The Initial Guess Variation is employed to initially fit distributions using the heuristic described below. The Initial Guess is produced during the Preprocessing Step which normalizes and background subtracts the input data, and remove apparent outlier points as well. These steps are performed separately for each allele's signal (i.e., 1 dimensional analysis). In fact, this preprocessing is applied separately to each of the R repeated tests, and the test with the small total 2 dimension residual is chosen for use in further steps. Various other preprocessing and post-processing steps are employed for GBA data validation and QC. In particular, controls producing a known reaction value may be employed to assure integrity of the biochemical process. In a preferred embodiment, signals are assumed to be small positive numbers (between 0.0 and 5.0, with 0.0 indicating that allele is likely not present in the sample, and larger values indicating that it may be.

To handle a wide range of input data signal strengths, the Adaptive Fitting Variation is employed. However, the program is hard-coded to perform exactly one or two interactions passes through step 25, which we find works well for existing GBA data.

The probability distributions we fit at present in steps 22 and 25 have as their only parameters (i) the ratio of the X and Y signals for heterozygotes, and (ii) the variance from the normalized means (0.0 negative for that allele, 1.0 for positive for that allele) along each axis separately. In fact, these later numbers are constrained to be at least a fixed minimum, which is rarely exceeded, so that the algorithm will work with very small quantities of data and will produce the behavior we want. These numbers are computed separately for each microtiter plate. The probability distributions are generated using the code (written in C) attached hereto and incorporated herein by reference as Appendix A.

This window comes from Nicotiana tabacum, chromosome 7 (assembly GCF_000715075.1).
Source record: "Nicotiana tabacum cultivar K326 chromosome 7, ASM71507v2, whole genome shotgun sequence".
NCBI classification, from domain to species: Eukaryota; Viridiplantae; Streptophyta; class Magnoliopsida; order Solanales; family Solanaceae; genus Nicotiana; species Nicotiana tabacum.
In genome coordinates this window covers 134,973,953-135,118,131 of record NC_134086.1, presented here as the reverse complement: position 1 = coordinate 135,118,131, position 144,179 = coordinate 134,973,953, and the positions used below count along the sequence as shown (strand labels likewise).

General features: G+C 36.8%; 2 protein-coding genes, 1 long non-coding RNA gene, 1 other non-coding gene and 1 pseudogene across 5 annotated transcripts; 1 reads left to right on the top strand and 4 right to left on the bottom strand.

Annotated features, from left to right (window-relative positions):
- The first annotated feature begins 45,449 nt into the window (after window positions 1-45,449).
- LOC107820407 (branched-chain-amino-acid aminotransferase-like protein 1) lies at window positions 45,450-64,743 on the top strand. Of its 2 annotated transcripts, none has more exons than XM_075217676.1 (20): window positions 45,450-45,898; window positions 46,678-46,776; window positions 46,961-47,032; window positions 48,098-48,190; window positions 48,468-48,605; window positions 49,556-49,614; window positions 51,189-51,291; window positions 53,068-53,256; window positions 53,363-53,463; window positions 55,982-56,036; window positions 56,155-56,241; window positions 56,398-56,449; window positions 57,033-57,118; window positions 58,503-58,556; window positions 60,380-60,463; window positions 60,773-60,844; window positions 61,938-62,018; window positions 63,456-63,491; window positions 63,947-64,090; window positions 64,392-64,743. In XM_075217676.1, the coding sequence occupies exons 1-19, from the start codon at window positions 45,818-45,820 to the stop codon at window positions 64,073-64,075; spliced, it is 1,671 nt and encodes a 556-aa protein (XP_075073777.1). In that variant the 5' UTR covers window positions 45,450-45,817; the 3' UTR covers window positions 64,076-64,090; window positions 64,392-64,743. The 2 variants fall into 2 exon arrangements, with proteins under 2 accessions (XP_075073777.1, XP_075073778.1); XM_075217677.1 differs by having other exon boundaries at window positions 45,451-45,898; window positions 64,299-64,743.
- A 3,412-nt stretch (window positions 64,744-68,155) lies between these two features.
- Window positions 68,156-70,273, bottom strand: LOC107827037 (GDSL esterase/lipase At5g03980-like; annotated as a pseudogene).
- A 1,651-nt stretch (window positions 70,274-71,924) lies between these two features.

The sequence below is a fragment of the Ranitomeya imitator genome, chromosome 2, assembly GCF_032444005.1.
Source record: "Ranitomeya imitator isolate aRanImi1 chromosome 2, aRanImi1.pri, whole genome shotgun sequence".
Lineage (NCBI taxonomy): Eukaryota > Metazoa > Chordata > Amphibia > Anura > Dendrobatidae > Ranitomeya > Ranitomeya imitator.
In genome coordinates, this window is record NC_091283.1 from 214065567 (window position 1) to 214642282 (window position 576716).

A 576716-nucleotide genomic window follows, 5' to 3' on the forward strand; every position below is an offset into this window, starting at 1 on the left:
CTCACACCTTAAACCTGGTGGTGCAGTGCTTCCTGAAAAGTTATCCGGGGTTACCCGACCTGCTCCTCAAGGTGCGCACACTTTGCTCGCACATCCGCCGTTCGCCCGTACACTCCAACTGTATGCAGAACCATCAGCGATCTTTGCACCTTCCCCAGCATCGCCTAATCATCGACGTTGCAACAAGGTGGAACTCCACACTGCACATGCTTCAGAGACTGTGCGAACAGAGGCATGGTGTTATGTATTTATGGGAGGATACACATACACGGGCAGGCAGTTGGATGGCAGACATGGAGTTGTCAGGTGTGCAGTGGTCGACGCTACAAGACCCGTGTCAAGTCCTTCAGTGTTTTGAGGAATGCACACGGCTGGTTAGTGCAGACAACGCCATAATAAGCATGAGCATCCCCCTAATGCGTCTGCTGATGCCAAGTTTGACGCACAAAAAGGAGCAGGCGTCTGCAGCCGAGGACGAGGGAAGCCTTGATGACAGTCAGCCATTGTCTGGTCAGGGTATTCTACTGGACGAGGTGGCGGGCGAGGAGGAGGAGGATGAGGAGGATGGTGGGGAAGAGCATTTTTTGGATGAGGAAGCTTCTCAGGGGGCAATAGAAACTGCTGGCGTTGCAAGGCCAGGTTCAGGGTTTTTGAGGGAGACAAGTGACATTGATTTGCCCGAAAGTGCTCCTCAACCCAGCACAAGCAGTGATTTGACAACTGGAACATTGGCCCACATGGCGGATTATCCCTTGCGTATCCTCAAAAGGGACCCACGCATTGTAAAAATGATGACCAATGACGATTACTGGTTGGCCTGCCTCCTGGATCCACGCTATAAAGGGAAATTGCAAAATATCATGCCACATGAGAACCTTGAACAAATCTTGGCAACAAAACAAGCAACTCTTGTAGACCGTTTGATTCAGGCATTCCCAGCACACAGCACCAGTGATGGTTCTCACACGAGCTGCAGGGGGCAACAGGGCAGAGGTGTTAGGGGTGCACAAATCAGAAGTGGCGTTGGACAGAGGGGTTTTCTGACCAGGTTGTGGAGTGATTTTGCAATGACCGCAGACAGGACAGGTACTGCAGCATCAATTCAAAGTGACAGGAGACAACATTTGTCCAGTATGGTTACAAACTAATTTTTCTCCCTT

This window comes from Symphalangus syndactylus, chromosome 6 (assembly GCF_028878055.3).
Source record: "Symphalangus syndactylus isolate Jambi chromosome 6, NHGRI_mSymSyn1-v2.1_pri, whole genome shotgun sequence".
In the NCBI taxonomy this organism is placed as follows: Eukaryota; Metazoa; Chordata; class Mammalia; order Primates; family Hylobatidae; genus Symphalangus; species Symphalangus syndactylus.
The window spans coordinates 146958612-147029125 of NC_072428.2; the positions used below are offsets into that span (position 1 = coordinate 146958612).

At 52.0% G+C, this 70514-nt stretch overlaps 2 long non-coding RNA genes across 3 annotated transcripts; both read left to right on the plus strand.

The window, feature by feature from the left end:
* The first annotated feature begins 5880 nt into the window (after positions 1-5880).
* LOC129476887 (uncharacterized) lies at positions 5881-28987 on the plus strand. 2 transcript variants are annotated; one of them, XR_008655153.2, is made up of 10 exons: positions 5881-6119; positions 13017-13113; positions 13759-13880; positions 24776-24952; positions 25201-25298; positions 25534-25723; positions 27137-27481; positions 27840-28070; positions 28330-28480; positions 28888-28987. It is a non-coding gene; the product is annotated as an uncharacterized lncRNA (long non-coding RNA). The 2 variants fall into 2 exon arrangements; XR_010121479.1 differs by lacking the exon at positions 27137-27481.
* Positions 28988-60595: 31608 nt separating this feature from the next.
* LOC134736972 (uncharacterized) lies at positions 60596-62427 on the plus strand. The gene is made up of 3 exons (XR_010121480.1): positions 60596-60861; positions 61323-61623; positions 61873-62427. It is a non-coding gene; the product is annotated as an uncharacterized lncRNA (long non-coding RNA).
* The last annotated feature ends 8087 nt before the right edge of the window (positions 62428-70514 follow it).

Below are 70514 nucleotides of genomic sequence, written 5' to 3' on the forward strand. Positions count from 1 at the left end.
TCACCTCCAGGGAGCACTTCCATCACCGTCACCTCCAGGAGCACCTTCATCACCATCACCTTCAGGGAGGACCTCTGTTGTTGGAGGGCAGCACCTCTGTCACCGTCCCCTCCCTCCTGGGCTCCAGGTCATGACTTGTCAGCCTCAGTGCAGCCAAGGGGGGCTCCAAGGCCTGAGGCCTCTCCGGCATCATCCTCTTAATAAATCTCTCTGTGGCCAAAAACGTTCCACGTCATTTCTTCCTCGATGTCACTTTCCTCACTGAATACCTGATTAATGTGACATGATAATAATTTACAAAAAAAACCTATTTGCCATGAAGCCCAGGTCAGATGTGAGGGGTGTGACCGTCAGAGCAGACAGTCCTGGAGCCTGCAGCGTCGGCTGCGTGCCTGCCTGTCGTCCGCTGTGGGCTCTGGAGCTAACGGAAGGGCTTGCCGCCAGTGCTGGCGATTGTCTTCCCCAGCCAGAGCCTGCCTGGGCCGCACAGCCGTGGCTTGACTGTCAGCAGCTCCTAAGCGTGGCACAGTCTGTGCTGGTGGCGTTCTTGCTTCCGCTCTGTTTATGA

The Null-Class variant is used to provide genotypic class indicating No Signal.

Quality control may also be enhanced in a surprising manner using the procedures described here. In particular, the confidence score C of equation (4) serves as a robust indicator of the performance of the biochemical reaction system. For example, a downward trend in the confidence scores within a single batch or in successive batches may indicate deterioration of an important reagent or of a sample or miscalibration of the instrumentation.